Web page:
Able Magazine talks to backpacker, Richard Farrant about travelling the globe with the inability to walk and his non-profit project, Globe Wheeling.

Richard Farrant is an inspirational adventurer and a courageous global backpacker. He has achieved 23 years of global travel including an epic 8 year continuous trip, travelling solo whilst overcoming the constraints of travelling in a wheelchair. He was born with Friedreich’s ataxia, a disease of the nervous system. He is unable to walk. with limited upper limb movement and has severe hearing loss. He says whilst his disability at times has made the journey a ‘challenge’ his travelling has enabled him to broaden his horizons on a lifetime adventure. He hopes to inspire and motivate others through his travel tales, aiming to educate people about disability and travelling without constraints. Read Richard’s interview below.

Can you tell us a little about your non-profit project, Globe Wheeling. What is the main aim of the project?

My travels started as pleasure only and because I wanted to travel the world, then the idea to start the non-profit project became a reality. I 
wanted to educate and inspire people that living with a disability shouldn’t hold you back.

I understand you have Friedreich’s Ataxia – did you find you had many travel challenges to overcome? Did you often have to plan ahead for your travels?

It was always a challenge whilst travelling whether it was my mind, body or the process of being able to travel. The planning wasn’t an issue because I like the back packing experience and love to enjoy the country I’m in and see the place I’m visiting, so the plan would change from day to day.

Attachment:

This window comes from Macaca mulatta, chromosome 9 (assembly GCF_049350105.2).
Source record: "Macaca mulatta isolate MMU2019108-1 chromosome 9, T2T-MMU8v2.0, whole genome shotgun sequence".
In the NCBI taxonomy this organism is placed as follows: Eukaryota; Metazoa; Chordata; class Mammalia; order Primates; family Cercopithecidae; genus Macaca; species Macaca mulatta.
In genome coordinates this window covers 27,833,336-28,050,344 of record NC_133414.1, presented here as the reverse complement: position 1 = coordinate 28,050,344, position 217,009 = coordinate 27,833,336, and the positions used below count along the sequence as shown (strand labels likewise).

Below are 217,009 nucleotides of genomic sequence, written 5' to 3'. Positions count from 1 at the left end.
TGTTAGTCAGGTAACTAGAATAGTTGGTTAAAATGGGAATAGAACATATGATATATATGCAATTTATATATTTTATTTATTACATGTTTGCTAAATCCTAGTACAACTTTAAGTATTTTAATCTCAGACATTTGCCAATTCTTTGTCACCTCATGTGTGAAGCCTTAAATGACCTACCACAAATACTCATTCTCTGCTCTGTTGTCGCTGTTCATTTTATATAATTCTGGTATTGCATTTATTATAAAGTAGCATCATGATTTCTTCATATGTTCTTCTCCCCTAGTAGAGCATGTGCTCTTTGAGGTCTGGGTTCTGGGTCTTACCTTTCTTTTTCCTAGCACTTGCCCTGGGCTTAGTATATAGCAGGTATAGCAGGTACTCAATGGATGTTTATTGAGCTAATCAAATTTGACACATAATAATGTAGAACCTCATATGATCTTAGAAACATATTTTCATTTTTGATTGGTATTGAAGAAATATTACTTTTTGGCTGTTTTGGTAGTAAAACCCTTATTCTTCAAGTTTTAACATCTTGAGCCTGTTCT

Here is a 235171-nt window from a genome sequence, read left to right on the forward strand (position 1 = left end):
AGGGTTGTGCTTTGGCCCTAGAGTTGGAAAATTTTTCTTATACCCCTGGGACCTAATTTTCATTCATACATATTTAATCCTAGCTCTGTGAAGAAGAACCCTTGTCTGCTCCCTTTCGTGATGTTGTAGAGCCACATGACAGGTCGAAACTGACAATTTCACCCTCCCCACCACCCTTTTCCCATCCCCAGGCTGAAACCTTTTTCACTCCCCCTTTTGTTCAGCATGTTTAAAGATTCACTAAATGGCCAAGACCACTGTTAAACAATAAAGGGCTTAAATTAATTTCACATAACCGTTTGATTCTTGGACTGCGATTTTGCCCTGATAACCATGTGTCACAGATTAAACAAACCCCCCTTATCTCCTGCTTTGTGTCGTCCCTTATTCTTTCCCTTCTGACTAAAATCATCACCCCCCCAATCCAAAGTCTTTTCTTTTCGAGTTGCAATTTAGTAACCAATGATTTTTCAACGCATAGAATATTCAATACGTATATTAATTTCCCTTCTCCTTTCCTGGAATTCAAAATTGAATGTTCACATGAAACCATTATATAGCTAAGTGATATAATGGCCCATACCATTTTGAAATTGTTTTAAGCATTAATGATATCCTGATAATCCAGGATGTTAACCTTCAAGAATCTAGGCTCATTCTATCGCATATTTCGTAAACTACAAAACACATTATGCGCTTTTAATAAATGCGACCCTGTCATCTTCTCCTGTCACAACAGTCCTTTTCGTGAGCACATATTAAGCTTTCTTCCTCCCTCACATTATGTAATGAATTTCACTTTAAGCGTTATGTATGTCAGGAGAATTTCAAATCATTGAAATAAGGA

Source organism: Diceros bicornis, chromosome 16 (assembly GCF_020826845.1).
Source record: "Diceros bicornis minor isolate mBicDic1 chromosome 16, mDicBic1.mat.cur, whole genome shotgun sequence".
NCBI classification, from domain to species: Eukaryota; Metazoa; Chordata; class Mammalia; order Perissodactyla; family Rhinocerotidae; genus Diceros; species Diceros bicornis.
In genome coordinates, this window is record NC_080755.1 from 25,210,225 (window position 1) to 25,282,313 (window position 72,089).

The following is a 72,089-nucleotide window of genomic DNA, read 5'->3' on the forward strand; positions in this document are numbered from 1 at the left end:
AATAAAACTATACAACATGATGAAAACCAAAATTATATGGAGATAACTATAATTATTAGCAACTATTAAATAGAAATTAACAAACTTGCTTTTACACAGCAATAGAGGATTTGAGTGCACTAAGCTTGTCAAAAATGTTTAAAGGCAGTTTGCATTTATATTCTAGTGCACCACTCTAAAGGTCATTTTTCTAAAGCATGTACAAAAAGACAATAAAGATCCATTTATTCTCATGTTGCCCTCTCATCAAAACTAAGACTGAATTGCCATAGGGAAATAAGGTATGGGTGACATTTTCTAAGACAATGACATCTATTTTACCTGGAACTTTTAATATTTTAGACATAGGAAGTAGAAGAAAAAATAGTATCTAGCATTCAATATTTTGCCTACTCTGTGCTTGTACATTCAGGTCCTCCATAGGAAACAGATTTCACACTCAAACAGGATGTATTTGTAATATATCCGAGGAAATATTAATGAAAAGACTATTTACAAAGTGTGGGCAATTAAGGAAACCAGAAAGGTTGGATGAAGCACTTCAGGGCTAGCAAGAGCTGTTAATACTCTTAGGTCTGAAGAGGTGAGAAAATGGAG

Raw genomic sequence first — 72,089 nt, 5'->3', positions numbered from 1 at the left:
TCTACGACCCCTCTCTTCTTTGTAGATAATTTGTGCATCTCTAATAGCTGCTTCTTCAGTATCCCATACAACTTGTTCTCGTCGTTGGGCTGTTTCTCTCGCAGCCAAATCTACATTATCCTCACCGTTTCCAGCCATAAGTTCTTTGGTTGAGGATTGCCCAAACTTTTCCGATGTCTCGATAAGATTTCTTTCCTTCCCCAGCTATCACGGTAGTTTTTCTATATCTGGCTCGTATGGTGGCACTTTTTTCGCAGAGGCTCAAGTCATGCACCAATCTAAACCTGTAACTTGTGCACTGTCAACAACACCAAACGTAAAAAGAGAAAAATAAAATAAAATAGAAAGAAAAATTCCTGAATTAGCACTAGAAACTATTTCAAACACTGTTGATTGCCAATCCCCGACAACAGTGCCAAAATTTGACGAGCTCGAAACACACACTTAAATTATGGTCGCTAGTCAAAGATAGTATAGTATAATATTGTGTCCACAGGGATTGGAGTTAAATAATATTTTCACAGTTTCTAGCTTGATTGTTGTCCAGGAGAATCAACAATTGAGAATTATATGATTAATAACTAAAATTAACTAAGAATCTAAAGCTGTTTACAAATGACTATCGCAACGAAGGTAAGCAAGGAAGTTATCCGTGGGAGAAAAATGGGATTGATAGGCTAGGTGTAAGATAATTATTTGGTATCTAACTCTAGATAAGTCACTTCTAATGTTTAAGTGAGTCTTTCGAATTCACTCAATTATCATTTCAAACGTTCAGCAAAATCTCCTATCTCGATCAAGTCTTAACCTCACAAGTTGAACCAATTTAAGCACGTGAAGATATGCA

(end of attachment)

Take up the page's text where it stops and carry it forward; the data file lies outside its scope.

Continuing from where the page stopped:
What constraints of travelling did you find the most challenging?

In certain countries, the accessibility for the disabled wasn’t always available and the understanding of the public was a challenge due to awareness and my abilities, for example, my hearing loss and understanding a different language.

Living on a tight budget must have brought its own challenges. How did you find the accessibility of accommodation across the globe?

As a backpacker and my knowledge from visiting places I took the time beforehand and made a plan of the steps and places, I wanted to visit.  Although things changed from day to day, my budget was never really a  problem as travelling as a backpacker your happy to enjoy the country and the surroundings you find yourself in. In certain countries, the accessibility was a challenge for me but I can be flexible to my surroundings

It’s quite an achievement 23 years of global travelling! What have been some of the highlights over the years?

In particular, my travels to Bangkok, I have written a piece about my  experience and my travels, there is another piece about my trip to America on

What advice would you give to anyone with a disability who is looking to travel solo?

GO FOR IT, I have shown that there are no excuses to avoid living out your dreams and fulfilling a life adventure

How can people support your project? Do you think Globe Wheeling will help to educate people about disability travel?

I hope Globe Wheeling will show people the possibilities of a full and active life if you take away the constraints associated with having a disability. I hope my experience and my knowledge and my love for the world and the people in it will inspire people to create there own experiences. people can email me through w